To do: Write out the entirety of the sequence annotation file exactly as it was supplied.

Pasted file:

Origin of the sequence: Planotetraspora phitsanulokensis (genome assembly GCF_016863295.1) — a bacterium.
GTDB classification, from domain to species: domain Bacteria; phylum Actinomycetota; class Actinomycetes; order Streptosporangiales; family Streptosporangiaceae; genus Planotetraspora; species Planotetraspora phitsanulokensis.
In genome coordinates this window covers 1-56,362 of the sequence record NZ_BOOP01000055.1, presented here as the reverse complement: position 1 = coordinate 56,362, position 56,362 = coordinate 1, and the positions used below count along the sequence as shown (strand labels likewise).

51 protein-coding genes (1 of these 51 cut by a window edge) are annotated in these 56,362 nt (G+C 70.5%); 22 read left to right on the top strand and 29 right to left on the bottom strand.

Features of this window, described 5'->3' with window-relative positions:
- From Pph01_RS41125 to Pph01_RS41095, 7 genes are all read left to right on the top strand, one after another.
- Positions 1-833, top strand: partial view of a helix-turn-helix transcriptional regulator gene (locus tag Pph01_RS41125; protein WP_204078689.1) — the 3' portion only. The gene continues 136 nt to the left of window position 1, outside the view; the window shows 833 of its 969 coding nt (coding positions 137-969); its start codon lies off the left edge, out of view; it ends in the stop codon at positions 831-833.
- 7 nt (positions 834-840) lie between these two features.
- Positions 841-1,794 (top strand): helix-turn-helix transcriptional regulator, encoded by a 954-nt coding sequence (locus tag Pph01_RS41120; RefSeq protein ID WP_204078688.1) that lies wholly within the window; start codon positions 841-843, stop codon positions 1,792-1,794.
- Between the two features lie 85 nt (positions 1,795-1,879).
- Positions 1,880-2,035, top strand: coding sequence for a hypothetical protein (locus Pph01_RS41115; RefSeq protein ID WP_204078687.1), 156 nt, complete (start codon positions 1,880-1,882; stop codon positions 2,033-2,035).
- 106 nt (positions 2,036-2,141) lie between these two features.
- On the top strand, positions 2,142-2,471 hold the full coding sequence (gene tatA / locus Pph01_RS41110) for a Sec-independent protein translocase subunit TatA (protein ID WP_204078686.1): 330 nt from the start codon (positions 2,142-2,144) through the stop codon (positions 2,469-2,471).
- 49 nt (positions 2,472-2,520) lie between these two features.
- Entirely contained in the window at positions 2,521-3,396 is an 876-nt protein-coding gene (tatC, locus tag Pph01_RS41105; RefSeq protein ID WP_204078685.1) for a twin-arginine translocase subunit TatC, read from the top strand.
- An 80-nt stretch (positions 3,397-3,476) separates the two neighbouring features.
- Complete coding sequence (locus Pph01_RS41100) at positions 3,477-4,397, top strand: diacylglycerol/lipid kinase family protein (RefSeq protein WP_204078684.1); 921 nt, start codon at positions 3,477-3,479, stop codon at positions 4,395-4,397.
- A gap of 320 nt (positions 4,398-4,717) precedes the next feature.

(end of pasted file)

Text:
Origin of the sequence: Planotetraspora phitsanulokensis (genome assembly GCF_016863295.1) — a bacterium.
GTDB classification, from domain to species: domain Bacteria; phylum Actinomycetota; class Actinomycetes; order Streptosporangiales; family Streptosporangiaceae; genus Planotetraspora; species Planotetraspora phitsanulokensis.
In genome coordinates this window covers 1-56,362 of the sequence record NZ_BOOP01000055.1, presented here as the reverse complement: position 1 = coordinate 56,362, position 56,362 = coordinate 1, and the positions used below count along the sequence as shown (strand labels likewise).

51 protein-coding genes (1 of these 51 cut by a window edge) are annotated in these 56,362 nt (G+C 70.5%); 22 read left to right on the top strand and 29 right to left on the bottom strand.

Features of this window, described 5'->3' with window-relative positions:
- From Pph01_RS41125 to Pph01_RS41095, 7 genes are all read left to right on the top strand, one after another.
- Positions 1-833, top strand: partial view of a helix-turn-helix transcriptional regulator gene (locus tag Pph01_RS41125; protein WP_204078689.1) — the 3' portion only. The gene continues 136 nt to the left of window position 1, outside the view; the window shows 833 of its 969 coding nt (coding positions 137-969); its start codon lies off the left edge, out of view; it ends in the stop codon at positions 831-833.
- 7 nt (positions 834-840) lie between these two features.
- Positions 841-1,794 (top strand): helix-turn-helix transcriptional regulator, encoded by a 954-nt coding sequence (locus tag Pph01_RS41120; RefSeq protein ID WP_204078688.1) that lies wholly within the window; start codon positions 841-843, stop codon positions 1,792-1,794.
- Between the two features lie 85 nt (positions 1,795-1,879).
- Positions 1,880-2,035, top strand: coding sequence for a hypothetical protein (locus Pph01_RS41115; RefSeq protein ID WP_204078687.1), 156 nt, complete (start codon positions 1,880-1,882; stop codon positions 2,033-2,035).
- 106 nt (positions 2,036-2,141) lie between these two features.
- On the top strand, positions 2,142-2,471 hold the full coding sequence (gene tatA / locus Pph01_RS41110) for a Sec-independent protein translocase subunit TatA (protein ID WP_204078686.1): 330 nt from the start codon (positions 2,142-2,144) through the stop codon (positions 2,469-2,471).
- 49 nt (positions 2,472-2,520) lie between these two features.
- Entirely contained in the window at positions 2,521-3,396 is an 876-nt protein-coding gene (tatC, locus tag Pph01_RS41105; RefSeq protein ID WP_204078685.1) for a twin-arginine translocase subunit TatC, read from the top strand.
- An 80-nt stretch (positions 3,397-3,476) separates the two neighbouring features.
- Complete coding sequence (locus Pph01_RS41100) at positions 3,477-4,397, top strand: diacylglycerol/lipid kinase family protein (RefSeq protein WP_204078684.1); 921 nt, start codon at positions 3,477-3,479, stop codon at positions 4,395-4,397.
- A gap of 320 nt (positions 4,398-4,717) precedes the next feature.